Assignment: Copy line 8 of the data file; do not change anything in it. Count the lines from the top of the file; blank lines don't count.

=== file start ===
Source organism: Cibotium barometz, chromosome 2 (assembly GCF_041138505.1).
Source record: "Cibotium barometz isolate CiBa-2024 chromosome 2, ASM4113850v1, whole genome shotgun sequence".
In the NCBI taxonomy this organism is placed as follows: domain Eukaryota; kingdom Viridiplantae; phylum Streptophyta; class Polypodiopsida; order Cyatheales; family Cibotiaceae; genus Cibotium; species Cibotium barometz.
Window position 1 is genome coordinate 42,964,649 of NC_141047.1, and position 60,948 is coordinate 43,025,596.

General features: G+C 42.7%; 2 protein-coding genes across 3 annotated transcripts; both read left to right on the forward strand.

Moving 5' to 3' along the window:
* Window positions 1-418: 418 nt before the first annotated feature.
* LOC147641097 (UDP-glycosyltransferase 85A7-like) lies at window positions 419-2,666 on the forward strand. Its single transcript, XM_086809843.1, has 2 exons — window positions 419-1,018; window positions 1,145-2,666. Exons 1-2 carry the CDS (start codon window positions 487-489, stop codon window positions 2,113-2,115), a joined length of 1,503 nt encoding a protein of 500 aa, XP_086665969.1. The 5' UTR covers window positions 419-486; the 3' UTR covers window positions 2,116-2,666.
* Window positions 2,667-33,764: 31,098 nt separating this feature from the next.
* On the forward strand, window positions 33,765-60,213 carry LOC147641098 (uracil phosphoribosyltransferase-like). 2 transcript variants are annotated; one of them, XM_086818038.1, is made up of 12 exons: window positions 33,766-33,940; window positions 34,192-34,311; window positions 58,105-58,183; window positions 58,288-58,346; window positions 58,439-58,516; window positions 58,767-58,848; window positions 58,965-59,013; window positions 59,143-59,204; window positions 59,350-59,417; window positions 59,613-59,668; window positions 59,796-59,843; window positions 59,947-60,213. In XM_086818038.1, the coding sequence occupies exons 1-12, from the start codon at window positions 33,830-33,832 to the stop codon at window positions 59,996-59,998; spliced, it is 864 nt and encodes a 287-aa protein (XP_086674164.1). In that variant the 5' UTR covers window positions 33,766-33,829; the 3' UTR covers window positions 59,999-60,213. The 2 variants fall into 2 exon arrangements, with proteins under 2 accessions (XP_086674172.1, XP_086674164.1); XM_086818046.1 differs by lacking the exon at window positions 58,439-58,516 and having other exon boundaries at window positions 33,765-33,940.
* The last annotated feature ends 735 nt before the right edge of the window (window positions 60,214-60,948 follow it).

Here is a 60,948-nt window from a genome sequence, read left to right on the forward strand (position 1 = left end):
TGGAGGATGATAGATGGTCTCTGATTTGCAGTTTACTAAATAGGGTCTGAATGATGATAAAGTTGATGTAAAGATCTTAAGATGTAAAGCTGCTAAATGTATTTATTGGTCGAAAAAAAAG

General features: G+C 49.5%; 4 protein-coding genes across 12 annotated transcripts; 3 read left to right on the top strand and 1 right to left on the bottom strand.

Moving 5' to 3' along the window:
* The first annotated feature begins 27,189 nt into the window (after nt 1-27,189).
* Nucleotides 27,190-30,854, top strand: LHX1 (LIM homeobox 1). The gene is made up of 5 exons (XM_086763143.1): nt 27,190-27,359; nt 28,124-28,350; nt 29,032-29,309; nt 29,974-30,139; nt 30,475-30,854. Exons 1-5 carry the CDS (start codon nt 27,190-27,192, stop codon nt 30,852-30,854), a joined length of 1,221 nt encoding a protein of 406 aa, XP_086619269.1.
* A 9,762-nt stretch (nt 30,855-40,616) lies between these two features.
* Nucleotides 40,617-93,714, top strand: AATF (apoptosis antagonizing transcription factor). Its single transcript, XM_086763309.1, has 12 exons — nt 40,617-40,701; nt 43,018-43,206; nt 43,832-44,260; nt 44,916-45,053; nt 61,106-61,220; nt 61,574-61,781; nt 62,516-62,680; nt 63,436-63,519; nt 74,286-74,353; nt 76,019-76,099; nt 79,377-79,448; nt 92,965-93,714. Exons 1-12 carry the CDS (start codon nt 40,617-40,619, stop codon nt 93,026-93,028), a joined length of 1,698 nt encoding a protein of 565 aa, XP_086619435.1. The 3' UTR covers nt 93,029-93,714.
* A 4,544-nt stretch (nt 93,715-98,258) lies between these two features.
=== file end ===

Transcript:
* LOC147641097 (UDP-glycosyltransferase 85A7-like) lies at window positions 419-2,666 on the forward strand. Its single transcript, XM_086809843.1, has 2 exons — window positions 419-1,018; window positions 1,145-2,666. Exons 1-2 carry the CDS (start codon window positions 487-489, stop codon window positions 2,113-2,115), a joined length of 1,503 nt encoding a protein of 500 aa, XP_086665969.1. The 5' UTR covers window positions 419-486; the 3' UTR covers window positions 2,116-2,666.